There may no be a bigger hot button issue at the moment in American society than the mistreatment of women. From the Presidential election to country music, it’s common to hear complaints and accusations about how women are discriminated against, denegraded, or downright abused, and few stories are more alarming than former Steel Magnolia member Meghan Linsey’s accusations that she was groped by a powerful man in the music industry, and told to keep her mouth shut by other powerful industry members or it could mean her career.
Meghan claims that in 2010 at the beginning of Steel Magnolia, a “very powerful man in the music business” reached under her skirt and groped her, and then tried to pick her up by her butt while numerous other important people in the music industry watched. Rumors of such behavior being common in country music’s good ol’ boy backrooms are nothing new, and Taylor Swift’s current lawsuit/countersuit with a radio DJ over a groping incident in 2013 is just one example.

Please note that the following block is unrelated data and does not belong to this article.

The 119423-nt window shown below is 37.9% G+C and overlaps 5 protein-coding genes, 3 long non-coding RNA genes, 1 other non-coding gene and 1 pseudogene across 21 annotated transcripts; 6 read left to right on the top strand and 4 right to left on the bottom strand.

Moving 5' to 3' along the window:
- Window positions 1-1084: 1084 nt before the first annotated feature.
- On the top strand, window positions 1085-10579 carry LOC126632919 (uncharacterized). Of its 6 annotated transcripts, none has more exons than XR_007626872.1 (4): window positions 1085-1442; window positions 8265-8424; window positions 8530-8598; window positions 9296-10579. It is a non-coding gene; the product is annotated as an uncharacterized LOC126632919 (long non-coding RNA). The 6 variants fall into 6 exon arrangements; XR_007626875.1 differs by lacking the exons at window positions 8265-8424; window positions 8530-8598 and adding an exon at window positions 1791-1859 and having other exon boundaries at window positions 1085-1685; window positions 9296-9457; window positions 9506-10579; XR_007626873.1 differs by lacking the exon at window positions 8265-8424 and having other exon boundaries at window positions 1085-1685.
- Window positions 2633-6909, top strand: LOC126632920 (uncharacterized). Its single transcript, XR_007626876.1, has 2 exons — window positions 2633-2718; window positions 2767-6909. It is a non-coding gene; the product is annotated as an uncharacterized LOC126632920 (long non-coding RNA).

The context of the revelation from Meghan Linsey was the release of Donald Trump’s off-camera comments during an Access Hollywood interview that dominated headlines in early October.
Meghan Linsey said in an October 9th Facebook post,
I was mortified and told him not to touch me and to put me down. It caused quite a scene and I could tell that he was embarrassed and angry. The next night he came up behind me and whispered in my ear, he said, ‘I have boats bigger than you could ever imagine, and I could put you in the middle of the ocean where no one would ever hear from you again. Just remember that.’ He laughed and walked away.